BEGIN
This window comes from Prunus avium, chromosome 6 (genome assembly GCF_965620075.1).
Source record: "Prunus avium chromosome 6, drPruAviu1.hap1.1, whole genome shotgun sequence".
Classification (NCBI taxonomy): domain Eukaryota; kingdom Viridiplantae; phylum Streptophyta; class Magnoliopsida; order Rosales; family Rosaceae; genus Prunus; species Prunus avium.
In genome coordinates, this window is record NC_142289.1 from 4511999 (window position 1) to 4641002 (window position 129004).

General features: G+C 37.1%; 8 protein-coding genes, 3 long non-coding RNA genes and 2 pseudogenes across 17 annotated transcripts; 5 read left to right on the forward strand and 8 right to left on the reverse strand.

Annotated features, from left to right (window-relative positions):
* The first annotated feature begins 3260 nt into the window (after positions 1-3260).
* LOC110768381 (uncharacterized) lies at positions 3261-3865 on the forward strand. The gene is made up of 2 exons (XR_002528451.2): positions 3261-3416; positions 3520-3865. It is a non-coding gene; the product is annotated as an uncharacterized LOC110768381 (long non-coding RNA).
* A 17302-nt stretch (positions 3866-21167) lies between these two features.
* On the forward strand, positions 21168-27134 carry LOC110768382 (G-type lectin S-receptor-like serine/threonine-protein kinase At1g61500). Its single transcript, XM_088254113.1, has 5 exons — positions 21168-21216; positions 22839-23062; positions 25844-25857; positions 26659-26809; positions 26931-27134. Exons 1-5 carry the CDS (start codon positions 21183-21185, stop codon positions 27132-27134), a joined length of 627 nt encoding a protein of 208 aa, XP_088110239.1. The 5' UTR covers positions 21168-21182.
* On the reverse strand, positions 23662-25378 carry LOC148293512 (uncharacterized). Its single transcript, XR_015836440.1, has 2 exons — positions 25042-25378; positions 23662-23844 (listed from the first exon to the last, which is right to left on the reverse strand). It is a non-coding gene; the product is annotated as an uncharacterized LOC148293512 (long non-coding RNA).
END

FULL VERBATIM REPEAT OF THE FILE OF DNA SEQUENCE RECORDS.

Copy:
This window comes from Prunus avium, chromosome 6 (genome assembly GCF_965620075.1).
Source record: "Prunus avium chromosome 6, drPruAviu1.hap1.1, whole genome shotgun sequence".
Classification (NCBI taxonomy): domain Eukaryota; kingdom Viridiplantae; phylum Streptophyta; class Magnoliopsida; order Rosales; family Rosaceae; genus Prunus; species Prunus avium.
In genome coordinates, this window is record NC_142289.1 from 4511999 (window position 1) to 4641002 (window position 129004).

General features: G+C 37.1%; 8 protein-coding genes, 3 long non-coding RNA genes and 2 pseudogenes across 17 annotated transcripts; 5 read left to right on the forward strand and 8 right to left on the reverse strand.

Annotated features, from left to right (window-relative positions):
* The first annotated feature begins 3260 nt into the window (after positions 1-3260).
* LOC110768381 (uncharacterized) lies at positions 3261-3865 on the forward strand. The gene is made up of 2 exons (XR_002528451.2): positions 3261-3416; positions 3520-3865. It is a non-coding gene; the product is annotated as an uncharacterized LOC110768381 (long non-coding RNA).
* A 17302-nt stretch (positions 3866-21167) lies between these two features.
* On the forward strand, positions 21168-27134 carry LOC110768382 (G-type lectin S-receptor-like serine/threonine-protein kinase At1g61500). Its single transcript, XM_088254113.1, has 5 exons — positions 21168-21216; positions 22839-23062; positions 25844-25857; positions 26659-26809; positions 26931-27134. Exons 1-5 carry the CDS (start codon positions 21183-21185, stop codon positions 27132-27134), a joined length of 627 nt encoding a protein of 208 aa, XP_088110239.1. The 5' UTR covers positions 21168-21182.
* On the reverse strand, positions 23662-25378 carry LOC148293512 (uncharacterized). Its single transcript, XR_015836440.1, has 2 exons — positions 25042-25378; positions 23662-23844 (listed from the first exon to the last, which is right to left on the reverse strand). It is a non-coding gene; the product is annotated as an uncharacterized LOC148293512 (long non-coding RNA).